Connecting copyright with academic honesty and creativity – that’s where I begin. The three go together, right?
But, how to connect these?
The librarian in me hasn’t taken this seriously enough in the past. When I say “serious” I don’t mean serious in terms of being the enforcer on a school campus. Instead, I mean moving the conversation from theft – accidental or intentional – to opportunity. In my experience, nobody likes a watchdog and nobody likes being the watchdog. Could just be that I’m not all that mature and still view the world like a child, but I don’t like the idea, even as a librarian, of saying “you can’t do this” and ” you can’t do that”. While money is at the essence of copyright laws and, generally, we’re not trying to make money- we should look deeper into the possibility of creating our own and not plagiarizing.
With that, should the opportunity arise where copyright laws need to be visited, it would be awesome to find something that isn’t dry, boring, and patronizing. This remix video from Standford’s cyberlaw blog is awesome.
The conversation, in an educational setting and creative setting, must be “let’s think and talk about this, ya know? What’s our goal here? Personally, my goal is for students to be inspired enough to create. Copyright and plagiarism aren’t an issue, but I’d also like to drive a vintage corvette. Neither are happening anytime soon.
In a practical sense, where students face so many pressures and might get desperate (I’ll share an experience later), to be part of the solution, I should be ready to offer guidance. This flowchart created by Meryl Zeidenberg and Silvia Rosenthal Tolisano posted on https://langwitches.org is easy to understand and, hopefully, use.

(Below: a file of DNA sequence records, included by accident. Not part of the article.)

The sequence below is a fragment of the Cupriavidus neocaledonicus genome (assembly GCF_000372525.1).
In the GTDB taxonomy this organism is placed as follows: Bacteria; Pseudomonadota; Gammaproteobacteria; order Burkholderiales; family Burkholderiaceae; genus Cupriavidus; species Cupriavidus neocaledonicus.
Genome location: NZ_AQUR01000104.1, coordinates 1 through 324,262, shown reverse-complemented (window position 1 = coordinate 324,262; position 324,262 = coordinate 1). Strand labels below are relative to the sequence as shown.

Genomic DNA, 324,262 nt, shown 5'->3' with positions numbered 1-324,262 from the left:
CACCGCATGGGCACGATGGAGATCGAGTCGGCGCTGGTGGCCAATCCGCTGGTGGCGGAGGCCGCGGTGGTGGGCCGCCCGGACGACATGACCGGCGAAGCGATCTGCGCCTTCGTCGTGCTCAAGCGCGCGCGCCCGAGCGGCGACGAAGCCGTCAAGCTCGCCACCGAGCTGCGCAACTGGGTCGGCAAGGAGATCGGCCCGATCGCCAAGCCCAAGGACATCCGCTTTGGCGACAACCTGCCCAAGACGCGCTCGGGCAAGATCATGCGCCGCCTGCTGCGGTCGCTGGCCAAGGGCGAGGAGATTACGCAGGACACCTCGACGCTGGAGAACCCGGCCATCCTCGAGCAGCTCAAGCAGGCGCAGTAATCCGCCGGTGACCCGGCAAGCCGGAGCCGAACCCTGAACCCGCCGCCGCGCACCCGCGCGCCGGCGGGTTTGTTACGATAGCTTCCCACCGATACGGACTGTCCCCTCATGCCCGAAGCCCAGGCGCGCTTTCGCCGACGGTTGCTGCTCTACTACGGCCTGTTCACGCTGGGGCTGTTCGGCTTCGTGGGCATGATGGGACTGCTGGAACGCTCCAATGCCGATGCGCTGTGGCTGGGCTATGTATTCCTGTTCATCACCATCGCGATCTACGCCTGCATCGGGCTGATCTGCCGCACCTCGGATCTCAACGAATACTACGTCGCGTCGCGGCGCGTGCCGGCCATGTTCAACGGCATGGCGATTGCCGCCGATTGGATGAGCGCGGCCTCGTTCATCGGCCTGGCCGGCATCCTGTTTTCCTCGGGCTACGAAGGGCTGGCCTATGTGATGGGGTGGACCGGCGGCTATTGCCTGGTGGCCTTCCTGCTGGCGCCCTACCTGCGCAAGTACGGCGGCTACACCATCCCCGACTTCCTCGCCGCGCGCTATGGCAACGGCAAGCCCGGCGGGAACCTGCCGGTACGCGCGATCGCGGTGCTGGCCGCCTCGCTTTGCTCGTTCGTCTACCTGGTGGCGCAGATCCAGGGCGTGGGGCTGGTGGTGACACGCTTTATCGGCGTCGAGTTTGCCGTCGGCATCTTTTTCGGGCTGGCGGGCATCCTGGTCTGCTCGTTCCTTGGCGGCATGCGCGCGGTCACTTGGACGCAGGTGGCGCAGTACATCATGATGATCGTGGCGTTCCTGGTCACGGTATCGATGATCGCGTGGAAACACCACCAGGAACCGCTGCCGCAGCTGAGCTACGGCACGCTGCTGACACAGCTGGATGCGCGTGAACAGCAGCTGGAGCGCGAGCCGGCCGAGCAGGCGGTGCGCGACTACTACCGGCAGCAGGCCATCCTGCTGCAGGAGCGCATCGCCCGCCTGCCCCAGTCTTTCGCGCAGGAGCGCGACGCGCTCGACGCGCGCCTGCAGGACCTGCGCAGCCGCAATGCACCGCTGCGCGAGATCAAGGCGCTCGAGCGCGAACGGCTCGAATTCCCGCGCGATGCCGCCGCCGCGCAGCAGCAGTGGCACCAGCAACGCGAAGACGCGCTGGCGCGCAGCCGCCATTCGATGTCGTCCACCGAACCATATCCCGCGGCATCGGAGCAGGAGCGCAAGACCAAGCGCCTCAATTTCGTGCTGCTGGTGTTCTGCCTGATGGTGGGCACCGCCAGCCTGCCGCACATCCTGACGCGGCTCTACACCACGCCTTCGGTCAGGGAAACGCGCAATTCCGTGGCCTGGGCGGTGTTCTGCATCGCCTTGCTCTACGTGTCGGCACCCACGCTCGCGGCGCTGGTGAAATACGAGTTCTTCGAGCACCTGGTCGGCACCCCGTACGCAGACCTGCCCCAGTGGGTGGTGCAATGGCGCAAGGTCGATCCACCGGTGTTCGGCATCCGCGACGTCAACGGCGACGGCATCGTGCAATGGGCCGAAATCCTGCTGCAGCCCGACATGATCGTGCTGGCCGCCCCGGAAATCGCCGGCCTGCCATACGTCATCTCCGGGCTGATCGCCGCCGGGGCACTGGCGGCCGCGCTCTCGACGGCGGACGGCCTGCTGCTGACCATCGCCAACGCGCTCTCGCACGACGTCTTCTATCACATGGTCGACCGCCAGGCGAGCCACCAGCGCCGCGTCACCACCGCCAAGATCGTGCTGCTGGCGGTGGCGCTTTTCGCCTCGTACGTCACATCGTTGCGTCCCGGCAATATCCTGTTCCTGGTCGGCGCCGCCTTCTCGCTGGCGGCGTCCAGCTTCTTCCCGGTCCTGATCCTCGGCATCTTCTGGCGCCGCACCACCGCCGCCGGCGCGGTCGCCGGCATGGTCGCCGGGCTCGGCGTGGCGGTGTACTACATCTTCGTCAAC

I have a couple different takes on how this might be used. Firstly, spread the word with teachers, put it on the library website, post it above the copy machine, and, most importantly, talk about it with students.
Going back, though, in my own experience, copyright always seems like the elephant in the room in some schools. Nobody want to talk about it. Working in China where pirated DVDs are considered a perk of living here, people often think there are no copyright laws here. Not true. It’s lengthy, boring, and nobody really wants to be burdened by such a document. Is it my job to know it all, as a librarian? Yea, probably. Should I read it and know? Yea, probably. Will I? Probably not…. Unless, there’s an opportunity to help someone or myself learn.
I’m just going to assume that all of us in schools are obligated in the same ways to teach about ethical use of information and opportunities to create. Is that wrong? Use this chart. Use and teach using creative commons. If we, really, need to borrow an image, song, or video clip, when that occasion arises, then, perhaps, we can take a deeper look at the laws. Other options, of course = common sense and teaching copyright.
It’s worth mentioning an experience I had a few weeks ago. I was working on creating a movie about librarians, and all the images I wanted to use were not licensed under Creative Commons. The best images I found were through google images and from people’s blogs. So, I found two images – taken from what looked like newspaper cartoons – both were from well followed, established blogs. I couldn’t find who created the original cartoons. The only info I had was the blog. I really wanted to use the images. I could have created my own image – that would have taken time – and I don’t think mine would have been as good. Teachable moment?!? You fool – create your own! Like students, though probably, I felt time was an issue and my own image wouldn’t be as good.
Anyway, I emailed the blogger and asked about the cartoon. She basically replied stating she couldn’t remember where it came from and was going to take down the image. She was nervous, I think, that she had been caught breaking a law… I ended up not using the image. After all, it was a blog post torching librarians, and I’m a librarian. Actually, maybe in a sense she did get busted! Ha